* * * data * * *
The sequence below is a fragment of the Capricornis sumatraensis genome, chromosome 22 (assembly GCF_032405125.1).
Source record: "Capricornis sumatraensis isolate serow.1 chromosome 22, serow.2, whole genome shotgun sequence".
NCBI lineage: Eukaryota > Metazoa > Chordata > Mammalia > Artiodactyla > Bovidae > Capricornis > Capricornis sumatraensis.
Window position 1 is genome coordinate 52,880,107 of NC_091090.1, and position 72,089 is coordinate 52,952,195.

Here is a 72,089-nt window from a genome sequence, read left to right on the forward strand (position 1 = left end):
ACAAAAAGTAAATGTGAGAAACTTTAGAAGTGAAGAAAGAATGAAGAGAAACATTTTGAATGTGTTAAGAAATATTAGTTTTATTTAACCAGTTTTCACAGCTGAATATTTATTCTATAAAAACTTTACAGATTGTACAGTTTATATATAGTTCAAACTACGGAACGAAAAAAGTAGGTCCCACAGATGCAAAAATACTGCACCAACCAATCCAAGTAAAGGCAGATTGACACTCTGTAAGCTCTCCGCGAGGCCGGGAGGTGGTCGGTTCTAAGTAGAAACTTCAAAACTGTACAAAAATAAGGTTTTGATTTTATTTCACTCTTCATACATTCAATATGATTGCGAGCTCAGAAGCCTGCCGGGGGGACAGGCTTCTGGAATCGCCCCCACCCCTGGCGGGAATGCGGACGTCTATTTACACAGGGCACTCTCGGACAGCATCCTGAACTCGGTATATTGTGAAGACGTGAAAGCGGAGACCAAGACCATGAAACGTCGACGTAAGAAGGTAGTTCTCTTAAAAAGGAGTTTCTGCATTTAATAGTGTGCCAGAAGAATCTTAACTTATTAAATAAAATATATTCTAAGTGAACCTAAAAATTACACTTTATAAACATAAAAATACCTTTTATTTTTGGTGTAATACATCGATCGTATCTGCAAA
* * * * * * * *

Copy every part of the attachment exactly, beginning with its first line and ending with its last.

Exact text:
The sequence below is a fragment of the Capricornis sumatraensis genome, chromosome 22 (assembly GCF_032405125.1).
Source record: "Capricornis sumatraensis isolate serow.1 chromosome 22, serow.2, whole genome shotgun sequence".
NCBI lineage: Eukaryota > Metazoa > Chordata > Mammalia > Artiodactyla > Bovidae > Capricornis > Capricornis sumatraensis.
Window position 1 is genome coordinate 52,880,107 of NC_091090.1, and position 72,089 is coordinate 52,952,195.

Here is a 72,089-nt window from a genome sequence, read left to right on the forward strand (position 1 = left end):
ACAAAAAGTAAATGTGAGAAACTTTAGAAGTGAAGAAAGAATGAAGAGAAACATTTTGAATGTGTTAAGAAATATTAGTTTTATTTAACCAGTTTTCACAGCTGAATATTTATTCTATAAAAACTTTACAGATTGTACAGTTTATATATAGTTCAAACTACGGAACGAAAAAAGTAGGTCCCACAGATGCAAAAATACTGCACCAACCAATCCAAGTAAAGGCAGATTGACACTCTGTAAGCTCTCCGCGAGGCCGGGAGGTGGTCGGTTCTAAGTAGAAACTTCAAAACTGTACAAAAATAAGGTTTTGATTTTATTTCACTCTTCATACATTCAATATGATTGCGAGCTCAGAAGCCTGCCGGGGGGACAGGCTTCTGGAATCGCCCCCACCCCTGGCGGGAATGCGGACGTCTATTTACACAGGGCACTCTCGGACAGCATCCTGAACTCGGTATATTGTGAAGACGTGAAAGCGGAGACCAAGACCATGAAACGTCGACGTAAGAAGGTAGTTCTCTTAAAAAGGAGTTTCTGCATTTAATAGTGTGCCAGAAGAATCTTAACTTATTAAATAAAATATATTCTAAGTGAACCTAAAAATTACACTTTATAAACATAAAAATACCTTTTATTTTTGGTGTAATACATCGATCGTATCTGCAAA